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hey guys thanks for the responses. I am a first timer to this and it is good hearing from you. I am 31 and I have never asked anyone to date me as I dont think its my place to ask. rather I shoulkd be asked. I am not the glamourous type and of course I am always busy studying,doing church work and other ministries which I enjoy. I enjoy doing these things and spending time with my family but they are all involved and I feel somewhat foolish not having ever been in the situation. It does not have to be romantic just the fact that someone is interested. Iwant to have a child someday and it seems ...

July 10, 2007
11:29 pm
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atalose
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single,

It may be a matter of you changing the way you think about asking someone out rather then waiting to be asked out. Friends make plans all the time with each other. If you start out with friendship in mind then what is so wrong with asking someone to do something with you. Don't look at it as a date but a fun evening out. Is there anyone in your church that you may want to think about asking to a movie or lunch?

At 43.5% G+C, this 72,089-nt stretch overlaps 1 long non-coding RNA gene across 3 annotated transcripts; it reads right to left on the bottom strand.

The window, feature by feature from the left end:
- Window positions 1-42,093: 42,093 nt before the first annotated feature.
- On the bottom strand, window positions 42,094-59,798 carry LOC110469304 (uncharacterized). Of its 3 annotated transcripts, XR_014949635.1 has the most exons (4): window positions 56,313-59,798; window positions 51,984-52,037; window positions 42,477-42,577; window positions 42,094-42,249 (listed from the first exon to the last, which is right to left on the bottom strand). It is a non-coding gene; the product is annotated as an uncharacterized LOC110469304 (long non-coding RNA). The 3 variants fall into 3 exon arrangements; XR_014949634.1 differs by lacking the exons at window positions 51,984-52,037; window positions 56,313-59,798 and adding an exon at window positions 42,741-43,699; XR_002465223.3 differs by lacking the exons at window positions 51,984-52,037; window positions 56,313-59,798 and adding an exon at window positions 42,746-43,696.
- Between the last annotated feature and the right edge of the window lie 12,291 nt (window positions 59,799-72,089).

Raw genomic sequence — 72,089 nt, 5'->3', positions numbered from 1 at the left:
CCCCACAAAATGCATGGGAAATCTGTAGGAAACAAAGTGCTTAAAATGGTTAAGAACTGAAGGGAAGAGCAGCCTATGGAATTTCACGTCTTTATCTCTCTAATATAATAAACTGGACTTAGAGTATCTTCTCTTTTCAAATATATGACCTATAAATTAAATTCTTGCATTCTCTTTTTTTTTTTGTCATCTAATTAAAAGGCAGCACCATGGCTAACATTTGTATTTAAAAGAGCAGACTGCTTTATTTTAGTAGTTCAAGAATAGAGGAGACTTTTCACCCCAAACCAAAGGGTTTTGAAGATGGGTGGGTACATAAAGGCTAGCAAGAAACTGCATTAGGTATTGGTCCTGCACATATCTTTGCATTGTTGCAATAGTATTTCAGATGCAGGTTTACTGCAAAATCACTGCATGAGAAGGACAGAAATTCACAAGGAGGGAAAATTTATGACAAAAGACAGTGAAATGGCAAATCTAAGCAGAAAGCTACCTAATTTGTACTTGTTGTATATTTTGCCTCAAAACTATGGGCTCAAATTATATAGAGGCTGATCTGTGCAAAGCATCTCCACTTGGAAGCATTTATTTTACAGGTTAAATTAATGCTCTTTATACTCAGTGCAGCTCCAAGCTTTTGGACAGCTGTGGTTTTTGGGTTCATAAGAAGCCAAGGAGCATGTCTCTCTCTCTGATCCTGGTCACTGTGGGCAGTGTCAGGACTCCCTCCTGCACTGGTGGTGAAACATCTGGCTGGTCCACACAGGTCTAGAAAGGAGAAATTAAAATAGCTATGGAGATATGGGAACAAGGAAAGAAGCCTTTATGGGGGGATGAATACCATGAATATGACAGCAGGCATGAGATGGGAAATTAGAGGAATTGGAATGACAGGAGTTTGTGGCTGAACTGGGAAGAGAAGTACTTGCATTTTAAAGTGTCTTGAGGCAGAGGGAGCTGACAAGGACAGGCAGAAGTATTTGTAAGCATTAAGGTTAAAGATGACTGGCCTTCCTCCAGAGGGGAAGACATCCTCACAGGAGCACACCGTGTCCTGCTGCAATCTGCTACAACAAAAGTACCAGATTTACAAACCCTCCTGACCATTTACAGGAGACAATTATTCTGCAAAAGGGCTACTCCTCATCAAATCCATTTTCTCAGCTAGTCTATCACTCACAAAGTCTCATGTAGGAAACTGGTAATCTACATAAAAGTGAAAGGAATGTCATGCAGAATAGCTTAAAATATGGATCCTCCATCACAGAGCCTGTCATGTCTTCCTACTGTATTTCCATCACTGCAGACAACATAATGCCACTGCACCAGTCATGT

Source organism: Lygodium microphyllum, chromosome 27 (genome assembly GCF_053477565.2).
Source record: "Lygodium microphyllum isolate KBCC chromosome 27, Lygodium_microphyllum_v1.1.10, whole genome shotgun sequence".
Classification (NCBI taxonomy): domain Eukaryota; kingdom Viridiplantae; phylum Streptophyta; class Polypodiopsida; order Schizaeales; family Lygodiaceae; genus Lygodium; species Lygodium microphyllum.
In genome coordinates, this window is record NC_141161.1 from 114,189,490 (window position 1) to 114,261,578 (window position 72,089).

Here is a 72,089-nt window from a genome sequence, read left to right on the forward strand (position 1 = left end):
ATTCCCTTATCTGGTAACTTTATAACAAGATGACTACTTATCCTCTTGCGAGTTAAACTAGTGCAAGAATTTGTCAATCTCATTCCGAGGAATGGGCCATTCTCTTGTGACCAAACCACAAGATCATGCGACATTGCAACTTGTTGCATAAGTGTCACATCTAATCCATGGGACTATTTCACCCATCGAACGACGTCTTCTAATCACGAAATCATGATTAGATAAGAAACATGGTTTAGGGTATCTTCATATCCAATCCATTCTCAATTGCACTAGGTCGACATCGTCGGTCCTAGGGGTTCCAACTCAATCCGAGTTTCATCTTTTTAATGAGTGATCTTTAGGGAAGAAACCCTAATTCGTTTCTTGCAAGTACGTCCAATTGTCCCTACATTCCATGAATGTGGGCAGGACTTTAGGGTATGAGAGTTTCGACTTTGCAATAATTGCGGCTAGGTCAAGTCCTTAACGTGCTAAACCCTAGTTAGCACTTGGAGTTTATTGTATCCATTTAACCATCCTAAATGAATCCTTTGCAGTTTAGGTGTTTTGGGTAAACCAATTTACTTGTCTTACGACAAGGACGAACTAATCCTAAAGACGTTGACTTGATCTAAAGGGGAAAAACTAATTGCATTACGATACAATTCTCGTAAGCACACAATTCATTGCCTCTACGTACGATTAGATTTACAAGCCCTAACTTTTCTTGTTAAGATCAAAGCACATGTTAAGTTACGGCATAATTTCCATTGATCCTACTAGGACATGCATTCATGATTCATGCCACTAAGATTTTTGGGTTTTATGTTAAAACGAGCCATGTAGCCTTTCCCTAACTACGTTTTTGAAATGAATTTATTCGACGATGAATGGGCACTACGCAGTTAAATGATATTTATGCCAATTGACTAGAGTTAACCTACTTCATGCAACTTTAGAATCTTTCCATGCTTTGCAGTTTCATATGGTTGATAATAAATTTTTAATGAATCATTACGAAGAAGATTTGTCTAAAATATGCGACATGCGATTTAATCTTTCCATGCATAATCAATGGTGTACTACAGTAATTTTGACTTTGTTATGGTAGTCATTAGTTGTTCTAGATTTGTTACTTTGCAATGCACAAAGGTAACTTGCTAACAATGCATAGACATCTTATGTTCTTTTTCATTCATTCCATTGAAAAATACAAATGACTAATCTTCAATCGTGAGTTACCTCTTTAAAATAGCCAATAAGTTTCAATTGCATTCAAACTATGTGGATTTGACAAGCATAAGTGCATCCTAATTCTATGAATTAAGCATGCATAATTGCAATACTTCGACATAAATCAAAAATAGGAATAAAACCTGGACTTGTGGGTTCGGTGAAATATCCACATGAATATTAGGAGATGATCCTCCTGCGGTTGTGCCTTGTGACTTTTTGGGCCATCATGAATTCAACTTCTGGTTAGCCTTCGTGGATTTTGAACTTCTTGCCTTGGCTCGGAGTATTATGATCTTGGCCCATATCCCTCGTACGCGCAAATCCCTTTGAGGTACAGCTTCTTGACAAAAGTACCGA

Atalose

~~Hope has a place, but not above reality~~

July 11, 2007
12:05 am
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If you are friends first, it will feel natural to invite someone to do something, you'll see. I am the most insecure person I know, and I've done it and had relationships that were pretty healthy afterwards. (I wish I could say that for all of mine). Ataloose is right.

You know what is worse than rejection? Feeling you wish you had tried. Believe me, the pain of rejection passes a lot quicker. Ever had one of those burning crushes that won't go away? You know what makes the obsession in things like that fade? ACTION. Even if it is just making friends with the person, getting to know them enough- sometimes they are not who you think anyway- then you move on from there.

I feel a little like a hypocrite, because I am on a major dating hiatus... but I have practiced what I preach. I don't think it's fair that women (especially) think that they have to wait around to be noticed and have some guy ask them out. It's also not fair to the men. Some men are shy, and might need to be met 1/2 way on this kind of effort. Why should they be the ones taking all the risks?